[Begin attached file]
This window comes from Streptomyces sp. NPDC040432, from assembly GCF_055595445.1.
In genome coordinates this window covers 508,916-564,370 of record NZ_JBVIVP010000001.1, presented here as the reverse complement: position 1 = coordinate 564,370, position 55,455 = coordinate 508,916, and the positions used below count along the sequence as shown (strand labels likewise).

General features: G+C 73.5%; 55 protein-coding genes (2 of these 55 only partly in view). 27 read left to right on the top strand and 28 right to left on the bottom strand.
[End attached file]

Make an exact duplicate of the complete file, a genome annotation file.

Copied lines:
This window comes from Streptomyces sp. NPDC040432, from assembly GCF_055595445.1.
In genome coordinates this window covers 508,916-564,370 of record NZ_JBVIVP010000001.1, presented here as the reverse complement: position 1 = coordinate 564,370, position 55,455 = coordinate 508,916, and the positions used below count along the sequence as shown (strand labels likewise).

General features: G+C 73.5%; 55 protein-coding genes (2 of these 55 only partly in view). 27 read left to right on the top strand and 28 right to left on the bottom strand.